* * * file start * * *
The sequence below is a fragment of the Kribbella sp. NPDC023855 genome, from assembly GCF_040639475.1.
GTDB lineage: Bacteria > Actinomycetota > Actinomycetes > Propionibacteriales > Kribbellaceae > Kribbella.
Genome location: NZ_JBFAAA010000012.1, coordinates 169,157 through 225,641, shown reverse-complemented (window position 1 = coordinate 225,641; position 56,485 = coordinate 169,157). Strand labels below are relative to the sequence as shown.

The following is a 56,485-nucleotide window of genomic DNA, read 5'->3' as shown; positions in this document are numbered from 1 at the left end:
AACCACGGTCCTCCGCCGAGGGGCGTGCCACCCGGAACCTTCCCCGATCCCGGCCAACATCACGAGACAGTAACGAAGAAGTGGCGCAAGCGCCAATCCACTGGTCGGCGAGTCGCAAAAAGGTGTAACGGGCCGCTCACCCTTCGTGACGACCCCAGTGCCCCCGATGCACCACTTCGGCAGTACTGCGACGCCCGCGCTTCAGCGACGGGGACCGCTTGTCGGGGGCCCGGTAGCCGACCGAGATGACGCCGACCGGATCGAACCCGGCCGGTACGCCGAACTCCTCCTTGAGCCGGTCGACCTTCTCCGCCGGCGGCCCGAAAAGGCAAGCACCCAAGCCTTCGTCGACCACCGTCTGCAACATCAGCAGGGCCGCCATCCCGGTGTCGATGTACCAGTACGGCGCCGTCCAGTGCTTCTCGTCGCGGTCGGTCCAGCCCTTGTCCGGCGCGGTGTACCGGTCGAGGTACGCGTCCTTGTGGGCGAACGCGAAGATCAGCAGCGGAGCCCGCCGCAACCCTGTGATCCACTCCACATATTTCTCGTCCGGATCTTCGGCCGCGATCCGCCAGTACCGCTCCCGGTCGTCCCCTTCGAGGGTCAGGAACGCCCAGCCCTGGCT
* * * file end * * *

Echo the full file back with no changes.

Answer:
The sequence below is a fragment of the Kribbella sp. NPDC023855 genome, from assembly GCF_040639475.1.
GTDB lineage: Bacteria > Actinomycetota > Actinomycetes > Propionibacteriales > Kribbellaceae > Kribbella.
Genome location: NZ_JBFAAA010000012.1, coordinates 169,157 through 225,641, shown reverse-complemented (window position 1 = coordinate 225,641; position 56,485 = coordinate 169,157). Strand labels below are relative to the sequence as shown.

The following is a 56,485-nucleotide window of genomic DNA, read 5'->3' as shown; positions in this document are numbered from 1 at the left end:
AACCACGGTCCTCCGCCGAGGGGCGTGCCACCCGGAACCTTCCCCGATCCCGGCCAACATCACGAGACAGTAACGAAGAAGTGGCGCAAGCGCCAATCCACTGGTCGGCGAGTCGCAAAAAGGTGTAACGGGCCGCTCACCCTTCGTGACGACCCCAGTGCCCCCGATGCACCACTTCGGCAGTACTGCGACGCCCGCGCTTCAGCGACGGGGACCGCTTGTCGGGGGCCCGGTAGCCGACCGAGATGACGCCGACCGGATCGAACCCGGCCGGTACGCCGAACTCCTCCTTGAGCCGGTCGACCTTCTCCGCCGGCGGCCCGAAAAGGCAAGCACCCAAGCCTTCGTCGACCACCGTCTGCAACATCAGCAGGGCCGCCATCCCGGTGTCGATGTACCAGTACGGCGCCGTCCAGTGCTTCTCGTCGCGGTCGGTCCAGCCCTTGTCCGGCGCGGTGTACCGGTCGAGGTACGCGTCCTTGTGGGCGAACGCGAAGATCAGCAGCGGAGCCCGCCGCAACCCTGTGATCCACTCCACATATTTCTCGTCCGGATCTTCGGCCGCGATCCGCCAGTACCGCTCCCGGTCGTCCCCTTCGAGGGTCAGGAACGCCCAGCCCTGGCT